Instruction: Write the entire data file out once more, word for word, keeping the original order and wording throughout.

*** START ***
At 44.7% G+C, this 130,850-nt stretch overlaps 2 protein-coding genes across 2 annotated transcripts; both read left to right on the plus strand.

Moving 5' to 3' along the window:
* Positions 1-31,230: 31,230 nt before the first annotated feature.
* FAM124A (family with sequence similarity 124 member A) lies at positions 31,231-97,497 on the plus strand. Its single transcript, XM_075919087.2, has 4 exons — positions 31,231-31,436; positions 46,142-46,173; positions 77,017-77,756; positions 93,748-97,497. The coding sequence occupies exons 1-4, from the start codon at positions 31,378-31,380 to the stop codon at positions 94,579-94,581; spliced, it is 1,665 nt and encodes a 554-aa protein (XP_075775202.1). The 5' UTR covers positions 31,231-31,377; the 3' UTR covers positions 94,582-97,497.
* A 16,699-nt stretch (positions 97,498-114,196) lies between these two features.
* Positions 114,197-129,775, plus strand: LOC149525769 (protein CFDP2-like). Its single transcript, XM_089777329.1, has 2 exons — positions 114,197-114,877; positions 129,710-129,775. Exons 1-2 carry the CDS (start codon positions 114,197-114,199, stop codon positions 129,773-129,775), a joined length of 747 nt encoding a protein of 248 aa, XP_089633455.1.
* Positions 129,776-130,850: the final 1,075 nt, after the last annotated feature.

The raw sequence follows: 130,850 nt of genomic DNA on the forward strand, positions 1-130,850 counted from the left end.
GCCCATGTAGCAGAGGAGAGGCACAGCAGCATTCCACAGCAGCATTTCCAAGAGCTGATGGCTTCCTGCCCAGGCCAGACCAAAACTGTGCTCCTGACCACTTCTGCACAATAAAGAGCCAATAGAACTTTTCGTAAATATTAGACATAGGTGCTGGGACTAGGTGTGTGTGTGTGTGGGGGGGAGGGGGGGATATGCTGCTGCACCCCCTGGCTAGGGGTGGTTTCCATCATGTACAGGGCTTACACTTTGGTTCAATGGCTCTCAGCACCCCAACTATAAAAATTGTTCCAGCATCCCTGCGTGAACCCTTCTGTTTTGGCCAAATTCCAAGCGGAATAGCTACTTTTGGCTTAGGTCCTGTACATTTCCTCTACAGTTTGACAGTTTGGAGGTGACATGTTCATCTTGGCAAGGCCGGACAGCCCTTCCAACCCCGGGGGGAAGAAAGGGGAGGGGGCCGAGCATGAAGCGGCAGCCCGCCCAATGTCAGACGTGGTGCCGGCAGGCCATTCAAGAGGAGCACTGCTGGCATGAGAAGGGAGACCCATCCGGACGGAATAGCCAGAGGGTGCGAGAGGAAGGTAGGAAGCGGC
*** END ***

At 44.7% G+C, this 130,850-nt stretch overlaps 2 protein-coding genes across 2 annotated transcripts; both read left to right on the plus strand.

Moving 5' to 3' along the window:
* Positions 1-31,230: 31,230 nt before the first annotated feature.
* FAM124A (family with sequence similarity 124 member A) lies at positions 31,231-97,497 on the plus strand. Its single transcript, XM_075919087.2, has 4 exons — positions 31,231-31,436; positions 46,142-46,173; positions 77,017-77,756; positions 93,748-97,497. The coding sequence occupies exons 1-4, from the start codon at positions 31,378-31,380 to the stop codon at positions 94,579-94,581; spliced, it is 1,665 nt and encodes a 554-aa protein (XP_075775202.1). The 5' UTR covers positions 31,231-31,377; the 3' UTR covers positions 94,582-97,497.
* A 16,699-nt stretch (positions 97,498-114,196) lies between these two features.
* Positions 114,197-129,775, plus strand: LOC149525769 (protein CFDP2-like). Its single transcript, XM_089777329.1, has 2 exons — positions 114,197-114,877; positions 129,710-129,775. Exons 1-2 carry the CDS (start codon positions 114,197-114,199, stop codon positions 129,773-129,775), a joined length of 747 nt encoding a protein of 248 aa, XP_089633455.1.
* Positions 129,776-130,850: the final 1,075 nt, after the last annotated feature.

The raw sequence follows: 130,850 nt of genomic DNA on the forward strand, positions 1-130,850 counted from the left end.
GCCCATGTAGCAGAGGAGAGGCACAGCAGCATTCCACAGCAGCATTTCCAAGAGCTGATGGCTTCCTGCCCAGGCCAGACCAAAACTGTGCTCCTGACCACTTCTGCACAATAAAGAGCCAATAGAACTTTTCGTAAATATTAGACATAGGTGCTGGGACTAGGTGTGTGTGTGTGTGGGGGGGAGGGGGGGATATGCTGCTGCACCCCCTGGCTAGGGGTGGTTTCCATCATGTACAGGGCTTACACTTTGGTTCAATGGCTCTCAGCACCCCAACTATAAAAATTGTTCCAGCATCCCTGCGTGAACCCTTCTGTTTTGGCCAAATTCCAAGCGGAATAGCTACTTTTGGCTTAGGTCCTGTACATTTCCTCTACAGTTTGACAGTTTGGAGGTGACATGTTCATCTTGGCAAGGCCGGACAGCCCTTCCAACCCCGGGGGGAAGAAAGGGGAGGGGGCCGAGCATGAAGCGGCAGCCCGCCCAATGTCAGACGTGGTGCCGGCAGGCCATTCAAGAGGAGCACTGCTGGCATGAGAAGGGAGACCCATCCGGACGGAATAGCCAGAGGGTGCGAGAGGAAGGTAGGAAGCGGC